Chicago was as much of a black hole for free agents at one time as Edmonton has been the past few years. This off season we are starting to see the first signs that free agents are seriously considering the Oilers again. The free agency front isn't really a concern any longer, given that after next season Edmonton will be an attractive destination again; especially if Nugent-Hopkins makes the team. The timing is perfect, because the Oilers will be looking to build their blueline through free agency and find established players that way. Plenty of solid defensemen are coming into the open market next year.
It will also take good pro scouting to find some undrafted free agents that can play parts in the organization. The Oilers have made great strides in that area at the college level with House, Fedun, Arcobello and Tremblay coming into the fold as free agent signings that no one took a chance on in the draft.
Edmonton has some similarities to Chicago. Most notably, their number one centers and wingers were lottery picks (at least that's what the Oilers hope for from RNH).
The differences are in how the defense will be built. The Oilers probably don't have a Keith or Seabrook in the system and even if one exists they will still be a few years away. Therefore, if Edmonton wants to compete sooner rather than later, it will take building a defense through free agency or trade. By contrast, Chicago's blueline was built through free agency and the draft. Neither approach is wrong, but building a defense through the draft takes a long, long time.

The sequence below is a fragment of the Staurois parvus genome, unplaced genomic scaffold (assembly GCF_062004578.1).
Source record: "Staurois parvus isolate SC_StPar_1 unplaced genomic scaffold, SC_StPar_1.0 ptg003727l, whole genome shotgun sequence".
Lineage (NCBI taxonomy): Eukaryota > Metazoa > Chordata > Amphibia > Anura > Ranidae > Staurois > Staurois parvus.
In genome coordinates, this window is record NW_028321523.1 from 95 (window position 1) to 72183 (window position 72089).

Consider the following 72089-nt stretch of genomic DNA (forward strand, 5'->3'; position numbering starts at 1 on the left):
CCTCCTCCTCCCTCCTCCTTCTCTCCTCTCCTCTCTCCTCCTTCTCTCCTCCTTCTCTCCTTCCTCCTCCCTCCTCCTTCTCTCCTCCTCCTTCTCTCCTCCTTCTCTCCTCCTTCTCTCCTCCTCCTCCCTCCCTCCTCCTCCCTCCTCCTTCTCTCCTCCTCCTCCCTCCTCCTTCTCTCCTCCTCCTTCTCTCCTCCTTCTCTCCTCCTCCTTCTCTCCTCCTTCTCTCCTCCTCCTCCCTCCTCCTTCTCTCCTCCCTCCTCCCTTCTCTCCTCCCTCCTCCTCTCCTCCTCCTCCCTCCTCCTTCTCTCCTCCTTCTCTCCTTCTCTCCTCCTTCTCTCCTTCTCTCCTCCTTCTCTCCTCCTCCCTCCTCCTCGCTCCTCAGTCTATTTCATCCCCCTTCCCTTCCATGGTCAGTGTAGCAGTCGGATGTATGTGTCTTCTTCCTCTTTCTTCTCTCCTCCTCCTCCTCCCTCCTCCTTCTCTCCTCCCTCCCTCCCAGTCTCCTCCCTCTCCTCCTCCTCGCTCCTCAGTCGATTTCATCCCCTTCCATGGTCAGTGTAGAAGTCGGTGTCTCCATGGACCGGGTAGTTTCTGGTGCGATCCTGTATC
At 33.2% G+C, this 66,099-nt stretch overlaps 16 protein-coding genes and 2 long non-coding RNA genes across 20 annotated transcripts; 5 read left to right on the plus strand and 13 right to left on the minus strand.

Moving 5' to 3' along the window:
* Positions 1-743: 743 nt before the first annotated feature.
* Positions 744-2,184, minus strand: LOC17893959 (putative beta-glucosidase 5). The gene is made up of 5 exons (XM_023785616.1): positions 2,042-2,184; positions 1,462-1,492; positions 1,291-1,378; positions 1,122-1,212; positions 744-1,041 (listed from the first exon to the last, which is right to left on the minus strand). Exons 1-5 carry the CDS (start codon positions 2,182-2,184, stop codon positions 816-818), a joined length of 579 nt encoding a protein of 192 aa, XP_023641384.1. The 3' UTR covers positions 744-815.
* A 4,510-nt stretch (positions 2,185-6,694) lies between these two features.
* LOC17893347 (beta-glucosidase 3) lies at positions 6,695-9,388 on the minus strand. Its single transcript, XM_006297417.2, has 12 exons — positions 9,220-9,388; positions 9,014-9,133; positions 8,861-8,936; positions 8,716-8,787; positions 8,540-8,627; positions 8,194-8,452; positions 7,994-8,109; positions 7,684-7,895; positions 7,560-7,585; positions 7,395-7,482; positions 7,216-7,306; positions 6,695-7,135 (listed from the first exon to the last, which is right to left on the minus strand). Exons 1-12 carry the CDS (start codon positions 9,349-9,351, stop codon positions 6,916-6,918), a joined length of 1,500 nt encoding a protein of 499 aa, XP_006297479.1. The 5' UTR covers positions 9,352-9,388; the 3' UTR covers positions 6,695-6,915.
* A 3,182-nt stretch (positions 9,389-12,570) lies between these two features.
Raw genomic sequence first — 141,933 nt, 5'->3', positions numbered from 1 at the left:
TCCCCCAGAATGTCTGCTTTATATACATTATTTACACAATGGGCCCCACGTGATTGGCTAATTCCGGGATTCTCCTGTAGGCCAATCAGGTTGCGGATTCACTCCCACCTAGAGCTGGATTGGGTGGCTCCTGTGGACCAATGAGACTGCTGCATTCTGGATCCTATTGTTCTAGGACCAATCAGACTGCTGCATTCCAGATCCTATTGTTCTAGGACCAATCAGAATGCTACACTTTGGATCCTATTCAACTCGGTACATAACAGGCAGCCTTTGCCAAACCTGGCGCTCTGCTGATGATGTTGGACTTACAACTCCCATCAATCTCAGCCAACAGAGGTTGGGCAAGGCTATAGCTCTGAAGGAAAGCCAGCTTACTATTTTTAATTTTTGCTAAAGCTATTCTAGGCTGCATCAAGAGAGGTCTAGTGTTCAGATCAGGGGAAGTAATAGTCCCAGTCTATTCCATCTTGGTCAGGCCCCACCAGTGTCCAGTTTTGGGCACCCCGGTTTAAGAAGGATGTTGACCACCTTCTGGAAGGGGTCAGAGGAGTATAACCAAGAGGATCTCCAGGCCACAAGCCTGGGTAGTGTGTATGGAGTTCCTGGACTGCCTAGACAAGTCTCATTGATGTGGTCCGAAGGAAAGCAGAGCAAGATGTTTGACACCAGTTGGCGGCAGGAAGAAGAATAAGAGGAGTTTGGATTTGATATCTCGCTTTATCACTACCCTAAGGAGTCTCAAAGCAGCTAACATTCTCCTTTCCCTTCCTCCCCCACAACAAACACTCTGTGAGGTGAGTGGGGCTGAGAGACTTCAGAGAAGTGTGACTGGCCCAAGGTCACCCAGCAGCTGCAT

Most fans see that big names like Kane and Toews were drafted, the Stanley Cup is won, and then assume that it all happened in a relatively timely fashion. In reality, the Blackhawks' Stanley Cup victory started at the 2001 draft with Ruutu (who became Ladd) and also the draft in 2002 where they got Keith, Ellison (who became Sharp), and Burish.
Time will tell how good Edmonton's pro scouts are, but Chicago got full value out of theirs. Niemi, Sharp, Versteeg, Ladd, Eager and Hendry were all added to the Blackhawks before other teams were aware of what they truly had and/or were passing up.
The key to a Stanley Cup Championship seems to be that the organization is strong at every level. The draft, the pro scouts, the management to acquire and develop players must all be top notch to have success. The Oilers are moving in the right direction. Here's hoping that they take the next step.
Next up: The Pittsburgh Penguins
Next up: The Pittsburgh Penguins